This is the fourth post in a series that looks at the End of Term Web Archives captured in 2008 and 2012. In previous posts I’ve looked at the when, what, and where of these archives. In doing so I pulled together the domain names from each of the archives to compare them.
My thought was that I could look at which domains had content in the EOT2008 or EOT2012 and compare these domains to get some very high level idea of what content was around in 2008 but was completely gone in 2012. Likewise I could look at new content domains that appeared since 2008. For this post I’m limiting my view to just the domains that end in .gov or .mil because they are generally the focus of these web archiving projects.
Comparing EOT2008 and EOT2012
The are 1,647 unique domain names in the EOT2008 archive and 1,944 unique domain names in the EOT2012 archive, which is an increase of 18%. Between the two archives there are 1,236 domain names that are common. There are 411 domains that exist in the EOT2008 that are not present in EOT2012, and 708 new domains in EOT2012 that didn’t exist in EOT2008.
The EOT2008 dataset consists of 160,212,141 URIs and the EOT2012 dataset comes in at 194,066,940 URIs. When you look at the URLs in the 411 domains that are present in EOT2008 and missing in EOT2012 you get 3,784,308 which is just 2% of the total number of URLs. When you look at the EOT2012 domains that were only present in 2012 compared to 2008 you see 5,562,840 URLs (3%) that were harvested from domains that only existed in the EOT2012 archive.
The thirty domains with the most URLs captured for them that were present in the EOT2008 collection that weren’t present in EOT2012 are listed in the table below.
The thirty domains with the most URLs from EOT2012 that weren’t present in EOT2012.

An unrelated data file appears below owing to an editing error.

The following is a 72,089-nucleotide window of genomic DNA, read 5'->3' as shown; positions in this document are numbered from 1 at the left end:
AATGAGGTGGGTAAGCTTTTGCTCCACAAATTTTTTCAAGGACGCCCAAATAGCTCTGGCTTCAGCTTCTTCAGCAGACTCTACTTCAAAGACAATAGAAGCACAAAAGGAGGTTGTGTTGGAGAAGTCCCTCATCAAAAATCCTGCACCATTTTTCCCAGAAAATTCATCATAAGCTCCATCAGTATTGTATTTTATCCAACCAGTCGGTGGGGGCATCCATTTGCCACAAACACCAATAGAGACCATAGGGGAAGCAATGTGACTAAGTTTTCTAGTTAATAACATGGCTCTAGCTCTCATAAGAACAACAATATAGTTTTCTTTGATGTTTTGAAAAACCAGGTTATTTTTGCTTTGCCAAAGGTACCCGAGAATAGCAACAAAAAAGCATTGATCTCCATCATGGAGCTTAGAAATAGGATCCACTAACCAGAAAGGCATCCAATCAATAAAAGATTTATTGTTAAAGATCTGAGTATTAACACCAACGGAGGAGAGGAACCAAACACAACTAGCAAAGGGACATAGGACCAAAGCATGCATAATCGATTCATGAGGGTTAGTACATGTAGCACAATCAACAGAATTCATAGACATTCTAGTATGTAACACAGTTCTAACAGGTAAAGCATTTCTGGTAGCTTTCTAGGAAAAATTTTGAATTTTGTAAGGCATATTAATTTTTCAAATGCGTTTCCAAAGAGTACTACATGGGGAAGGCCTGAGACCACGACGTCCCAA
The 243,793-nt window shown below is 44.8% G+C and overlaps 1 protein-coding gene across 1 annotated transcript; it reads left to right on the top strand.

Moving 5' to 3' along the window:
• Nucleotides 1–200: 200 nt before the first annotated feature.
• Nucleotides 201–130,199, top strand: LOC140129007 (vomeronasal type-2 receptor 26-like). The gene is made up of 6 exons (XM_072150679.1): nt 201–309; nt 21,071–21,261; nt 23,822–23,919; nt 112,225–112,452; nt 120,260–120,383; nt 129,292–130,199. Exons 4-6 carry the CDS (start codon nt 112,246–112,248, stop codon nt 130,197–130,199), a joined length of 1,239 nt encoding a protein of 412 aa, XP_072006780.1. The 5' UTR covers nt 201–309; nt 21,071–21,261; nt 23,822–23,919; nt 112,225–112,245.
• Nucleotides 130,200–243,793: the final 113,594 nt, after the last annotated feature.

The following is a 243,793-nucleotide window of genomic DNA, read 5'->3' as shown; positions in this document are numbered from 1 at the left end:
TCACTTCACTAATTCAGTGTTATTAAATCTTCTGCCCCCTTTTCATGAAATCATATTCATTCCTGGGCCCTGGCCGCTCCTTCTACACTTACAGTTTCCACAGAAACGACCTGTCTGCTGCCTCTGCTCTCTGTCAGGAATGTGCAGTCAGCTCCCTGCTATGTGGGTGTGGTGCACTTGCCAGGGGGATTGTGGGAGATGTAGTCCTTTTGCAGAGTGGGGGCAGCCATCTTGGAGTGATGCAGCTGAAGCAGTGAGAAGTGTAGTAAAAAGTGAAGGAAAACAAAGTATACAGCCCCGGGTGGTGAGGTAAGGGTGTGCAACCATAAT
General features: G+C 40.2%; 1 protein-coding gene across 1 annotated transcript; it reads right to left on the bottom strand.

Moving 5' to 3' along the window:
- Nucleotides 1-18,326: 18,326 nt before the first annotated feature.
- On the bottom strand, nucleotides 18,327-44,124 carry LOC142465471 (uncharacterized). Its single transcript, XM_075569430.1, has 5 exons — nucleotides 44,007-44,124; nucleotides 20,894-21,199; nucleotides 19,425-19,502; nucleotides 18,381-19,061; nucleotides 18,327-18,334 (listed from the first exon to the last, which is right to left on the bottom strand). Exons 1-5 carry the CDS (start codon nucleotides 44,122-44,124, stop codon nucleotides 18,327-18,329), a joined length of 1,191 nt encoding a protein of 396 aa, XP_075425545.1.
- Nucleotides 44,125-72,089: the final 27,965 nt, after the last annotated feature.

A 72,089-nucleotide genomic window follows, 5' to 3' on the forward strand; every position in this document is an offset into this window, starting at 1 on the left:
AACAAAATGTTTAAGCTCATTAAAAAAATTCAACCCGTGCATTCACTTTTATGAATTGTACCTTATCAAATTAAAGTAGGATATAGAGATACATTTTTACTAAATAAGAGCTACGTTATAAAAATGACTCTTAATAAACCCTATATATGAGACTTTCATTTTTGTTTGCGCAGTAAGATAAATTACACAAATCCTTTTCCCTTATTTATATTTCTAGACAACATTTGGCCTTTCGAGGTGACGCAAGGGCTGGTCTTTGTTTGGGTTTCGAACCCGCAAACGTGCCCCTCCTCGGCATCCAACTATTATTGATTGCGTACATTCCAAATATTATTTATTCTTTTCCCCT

Shared domains that changed
There were a number of domains (1,236) that are present in both the EOT2008 and EOT2012 archives. I thought it would be interesting to compare those domains and see which ones changed the most. Below are the fifty shared domains that changed the most between EOT2008 and EOT2012.
|Domain||EOT2008||EOT2012||Change||Absolute Change||% Change|
Only 11 of the 50 (22%) resulted in more content harvested in EOT2012 than EOT2012.
Of the eleven domains that had more content harvested for them in EOT2012 there were five navy.mil, osd.mil, vaccines.mil, defense.gov, and usajobs.gov that increased by over 1,000% in the amount of content. I don’t know if this is necessarily a result in an increase in attention to these sites, more content on the sites, or a different organization of the sites that made them easier to harvest. I suspect it is some combination of all three of those things.
It should be expected that there are going to be domains that come into and go out of existence on a regular basis in a large web space like the federal government. One of the things that I think is rather challenging to identify is a list of domains that were present at one given time within an organization. For example “what domains did the federal government have in 1998?”. It seems like a way to come up with that answer is to use web archives. We see based on the analysis in this post that there are 411 domains that were present in 2008 that we weren’t able to capture in 2012. Take a look at that list of the top thirty, did you recognize any of those? How many other initiatives, committees, agencies, task forces, and citizen education portals existed at one point that are now gone?
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